A!: So you think that the mines can afford to pay a lot more?

DVW: If you increase the cost of mining towards society and towards workers – workers will become more productive. How can you be a productive worker if you’re living in a tin shack and you don’t have access to electricity and you don’t have access to clean water? It is cooking in summer and its freezing cold in winter. And the corporate sector is not a patriotic sector because it’s largely foreign owned. So they have no interest in the living conditions of South African people. They’re only interested in getting this metal out of the country as quickly as possible.

A!: During the Truth and Reconciliation Commission none of the mining companies took any responsibility for their role during apartheid. If you were the President, how would you have phrased this enquiry?

DVW: The commission of enquiry should be very broad, it should look at the industry as a whole. What happened at Marikana is symptomatic. Marikana can happen anywhere and at any moment. And then we should use the answers from that commission of enquiry to restructure that industry so that this thing can’t happen again.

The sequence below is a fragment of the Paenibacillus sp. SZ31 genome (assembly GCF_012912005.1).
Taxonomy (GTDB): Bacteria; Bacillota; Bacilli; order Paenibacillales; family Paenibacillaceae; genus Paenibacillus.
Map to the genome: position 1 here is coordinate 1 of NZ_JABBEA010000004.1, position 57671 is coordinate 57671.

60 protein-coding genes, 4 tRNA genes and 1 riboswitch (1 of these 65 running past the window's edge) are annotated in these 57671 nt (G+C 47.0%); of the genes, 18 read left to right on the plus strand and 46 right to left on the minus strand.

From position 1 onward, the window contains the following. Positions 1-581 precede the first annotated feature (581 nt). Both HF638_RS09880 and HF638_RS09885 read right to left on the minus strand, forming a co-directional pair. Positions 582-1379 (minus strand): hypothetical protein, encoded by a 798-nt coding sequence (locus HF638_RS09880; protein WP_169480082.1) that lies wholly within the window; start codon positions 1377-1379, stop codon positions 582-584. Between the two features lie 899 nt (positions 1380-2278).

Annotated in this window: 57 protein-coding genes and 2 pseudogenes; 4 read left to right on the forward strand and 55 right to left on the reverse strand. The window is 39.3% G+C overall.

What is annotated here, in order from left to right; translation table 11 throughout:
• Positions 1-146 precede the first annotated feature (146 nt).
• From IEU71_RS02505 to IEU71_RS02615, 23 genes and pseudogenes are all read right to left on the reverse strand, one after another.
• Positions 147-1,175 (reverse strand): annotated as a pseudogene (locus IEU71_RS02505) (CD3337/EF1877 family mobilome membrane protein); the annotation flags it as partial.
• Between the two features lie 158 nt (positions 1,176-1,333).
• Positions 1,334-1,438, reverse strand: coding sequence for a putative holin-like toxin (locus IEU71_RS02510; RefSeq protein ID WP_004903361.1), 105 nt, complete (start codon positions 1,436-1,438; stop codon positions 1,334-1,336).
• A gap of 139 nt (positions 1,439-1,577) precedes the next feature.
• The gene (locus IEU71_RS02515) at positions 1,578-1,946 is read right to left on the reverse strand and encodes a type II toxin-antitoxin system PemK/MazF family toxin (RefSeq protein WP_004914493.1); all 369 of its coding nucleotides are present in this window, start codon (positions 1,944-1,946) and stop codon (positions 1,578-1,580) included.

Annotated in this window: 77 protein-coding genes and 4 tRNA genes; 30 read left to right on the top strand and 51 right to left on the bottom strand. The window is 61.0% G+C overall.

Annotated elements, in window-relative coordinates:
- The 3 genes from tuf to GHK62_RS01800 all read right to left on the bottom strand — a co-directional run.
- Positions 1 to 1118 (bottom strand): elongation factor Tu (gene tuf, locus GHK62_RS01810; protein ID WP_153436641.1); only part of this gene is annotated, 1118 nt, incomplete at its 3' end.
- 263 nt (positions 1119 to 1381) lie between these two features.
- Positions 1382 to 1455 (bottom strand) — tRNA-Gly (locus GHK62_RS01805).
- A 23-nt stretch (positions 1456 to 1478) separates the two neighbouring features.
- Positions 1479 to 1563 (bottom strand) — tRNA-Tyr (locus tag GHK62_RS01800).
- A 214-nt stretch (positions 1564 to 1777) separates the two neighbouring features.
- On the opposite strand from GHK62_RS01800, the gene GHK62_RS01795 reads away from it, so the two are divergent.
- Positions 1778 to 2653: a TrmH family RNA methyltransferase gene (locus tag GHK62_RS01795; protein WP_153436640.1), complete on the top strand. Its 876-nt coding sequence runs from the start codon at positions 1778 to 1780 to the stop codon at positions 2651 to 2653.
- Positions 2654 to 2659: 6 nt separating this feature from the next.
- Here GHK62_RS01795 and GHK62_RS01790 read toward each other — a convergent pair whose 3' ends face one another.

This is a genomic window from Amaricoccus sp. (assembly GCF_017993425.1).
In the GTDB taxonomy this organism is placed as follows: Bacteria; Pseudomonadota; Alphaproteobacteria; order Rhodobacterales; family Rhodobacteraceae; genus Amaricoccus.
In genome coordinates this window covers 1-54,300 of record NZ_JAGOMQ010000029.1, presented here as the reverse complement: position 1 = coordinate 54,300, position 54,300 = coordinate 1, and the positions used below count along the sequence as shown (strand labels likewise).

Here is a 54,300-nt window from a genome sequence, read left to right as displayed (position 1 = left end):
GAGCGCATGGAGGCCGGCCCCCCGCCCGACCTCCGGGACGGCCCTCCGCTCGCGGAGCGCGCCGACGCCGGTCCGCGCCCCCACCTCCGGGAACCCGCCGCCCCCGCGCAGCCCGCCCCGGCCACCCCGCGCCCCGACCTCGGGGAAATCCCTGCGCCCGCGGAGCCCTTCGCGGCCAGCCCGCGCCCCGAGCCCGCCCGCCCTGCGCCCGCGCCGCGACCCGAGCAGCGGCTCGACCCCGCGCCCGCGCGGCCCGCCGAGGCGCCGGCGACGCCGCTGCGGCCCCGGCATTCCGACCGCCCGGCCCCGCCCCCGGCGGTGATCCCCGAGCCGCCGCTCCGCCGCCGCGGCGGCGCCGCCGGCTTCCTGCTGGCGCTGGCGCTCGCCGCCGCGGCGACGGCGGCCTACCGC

A!: So we need a systemic enquiry?

DVW: Yes, it should be systemic. And it should be human-rights focused. And we should not worry about foreign investment, foreign investment, foreign investment. Zimbabwe indigenised the mining sector by demanding 51 percent ownership, etcetera. Did Anglo run, did Aquarius run? No, they didn’t run. They simply, meekly agreed. So we can actually be much stronger because we have 80 percent of this mineral. No one else has this mineral – between us and Zimbabwe, we control this mineral.

A!: Exactly, we can do an OPEC.

DVW: Yes, we can do an OPEC . We can set the conditions for investment. We don’t have to abide by their conditions.


The Bench Marks Foundation Report, 2012. Communities in the platinum minefields: Policy gap 6.

Share this article:


Latest issue

Amandla 90/91